The political economy of low carbon resilient development
Over the last decade, policies and financing decisions aiming to support low carbon resilient development within the least developed countries have been implemented across several regions. Some governments are steered by international frameworks, such as the UN Framework Convention on Climate Change (UNFCCC), while others take their own approach to planning and implementing climate resilient actions.
Within these diverse approaches however, there are unspoken assumptions and normative assessments of what the solutions to climate change are, who the most appropriate actors are and who should benefit from these actions.
This book examines the political economy dynamics or the underlying values, knowledge, discourses, resources and power relationships behind decisions that support low carbon resilient development in the least developed countries. While much has been written on the politics of climate change, this book will focus on the political economy of national planning and the ways in which the least developed countries are moving from climate resilient planning to implementation.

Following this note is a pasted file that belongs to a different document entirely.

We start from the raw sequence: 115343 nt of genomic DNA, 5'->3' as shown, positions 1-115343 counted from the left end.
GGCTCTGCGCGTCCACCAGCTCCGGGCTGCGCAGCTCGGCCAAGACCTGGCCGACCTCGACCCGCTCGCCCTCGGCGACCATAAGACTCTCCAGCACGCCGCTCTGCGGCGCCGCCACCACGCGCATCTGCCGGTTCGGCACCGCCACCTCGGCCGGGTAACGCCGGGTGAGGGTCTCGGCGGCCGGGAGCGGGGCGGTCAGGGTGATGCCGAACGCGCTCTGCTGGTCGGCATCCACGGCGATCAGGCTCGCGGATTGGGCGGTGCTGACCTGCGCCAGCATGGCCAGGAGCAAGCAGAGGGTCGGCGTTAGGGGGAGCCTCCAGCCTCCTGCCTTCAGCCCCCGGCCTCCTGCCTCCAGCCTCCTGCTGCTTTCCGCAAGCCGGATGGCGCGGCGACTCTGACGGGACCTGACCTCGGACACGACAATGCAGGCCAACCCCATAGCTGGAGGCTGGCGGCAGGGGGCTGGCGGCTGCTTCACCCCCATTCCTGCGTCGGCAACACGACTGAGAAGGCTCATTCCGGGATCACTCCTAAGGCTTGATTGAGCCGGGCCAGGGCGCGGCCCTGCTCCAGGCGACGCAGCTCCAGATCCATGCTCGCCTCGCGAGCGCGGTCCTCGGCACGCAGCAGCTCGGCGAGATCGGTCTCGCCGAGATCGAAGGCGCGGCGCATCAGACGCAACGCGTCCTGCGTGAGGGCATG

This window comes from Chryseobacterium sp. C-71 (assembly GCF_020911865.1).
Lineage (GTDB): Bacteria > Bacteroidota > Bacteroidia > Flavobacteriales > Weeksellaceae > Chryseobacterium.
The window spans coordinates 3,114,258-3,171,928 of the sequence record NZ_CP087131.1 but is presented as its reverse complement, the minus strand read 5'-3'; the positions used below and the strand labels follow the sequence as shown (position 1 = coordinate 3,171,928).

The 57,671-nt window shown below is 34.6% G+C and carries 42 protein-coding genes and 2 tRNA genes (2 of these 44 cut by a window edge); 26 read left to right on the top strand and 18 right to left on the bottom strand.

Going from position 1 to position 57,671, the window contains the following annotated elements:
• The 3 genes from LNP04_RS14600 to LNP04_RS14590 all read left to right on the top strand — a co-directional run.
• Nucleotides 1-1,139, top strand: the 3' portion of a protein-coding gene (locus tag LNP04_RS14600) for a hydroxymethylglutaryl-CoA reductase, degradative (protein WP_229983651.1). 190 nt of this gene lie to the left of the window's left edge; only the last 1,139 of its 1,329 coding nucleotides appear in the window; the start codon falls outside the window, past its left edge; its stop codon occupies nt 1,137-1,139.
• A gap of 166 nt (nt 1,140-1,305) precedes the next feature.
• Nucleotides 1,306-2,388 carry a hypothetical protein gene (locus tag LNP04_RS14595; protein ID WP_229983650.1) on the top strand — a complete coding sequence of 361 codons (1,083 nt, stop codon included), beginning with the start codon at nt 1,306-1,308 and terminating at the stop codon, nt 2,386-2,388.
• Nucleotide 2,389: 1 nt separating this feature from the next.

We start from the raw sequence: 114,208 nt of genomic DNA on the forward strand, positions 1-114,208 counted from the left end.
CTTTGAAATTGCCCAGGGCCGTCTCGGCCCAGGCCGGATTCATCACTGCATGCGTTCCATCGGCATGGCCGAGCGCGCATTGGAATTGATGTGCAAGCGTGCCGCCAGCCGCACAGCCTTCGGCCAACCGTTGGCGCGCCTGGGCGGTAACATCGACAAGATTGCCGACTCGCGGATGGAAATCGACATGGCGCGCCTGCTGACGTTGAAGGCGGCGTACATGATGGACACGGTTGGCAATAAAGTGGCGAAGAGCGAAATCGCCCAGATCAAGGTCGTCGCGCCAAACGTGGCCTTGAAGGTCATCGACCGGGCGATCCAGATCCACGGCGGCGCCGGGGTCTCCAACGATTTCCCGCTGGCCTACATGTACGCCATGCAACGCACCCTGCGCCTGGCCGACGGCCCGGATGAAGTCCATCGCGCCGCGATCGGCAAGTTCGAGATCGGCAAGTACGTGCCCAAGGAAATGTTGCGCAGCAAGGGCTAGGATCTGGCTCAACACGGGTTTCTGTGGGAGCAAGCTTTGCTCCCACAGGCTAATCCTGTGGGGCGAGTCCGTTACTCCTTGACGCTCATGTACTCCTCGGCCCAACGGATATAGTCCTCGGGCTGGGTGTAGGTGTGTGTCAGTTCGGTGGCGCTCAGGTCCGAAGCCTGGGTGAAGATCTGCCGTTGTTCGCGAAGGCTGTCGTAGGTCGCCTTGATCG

The book will use empirical evidence of low carbon resilient development planning in four countries: Bangladesh, Ethiopia, Rwanda and Nepal. Different approaches to low carbon resilience are critically analysed based on detailed analysis of key policy areas.
This book will be of great interest to policymakers, practitioners’ students and scholars of climate change and sustainable development.
Available to purchase from Routledge.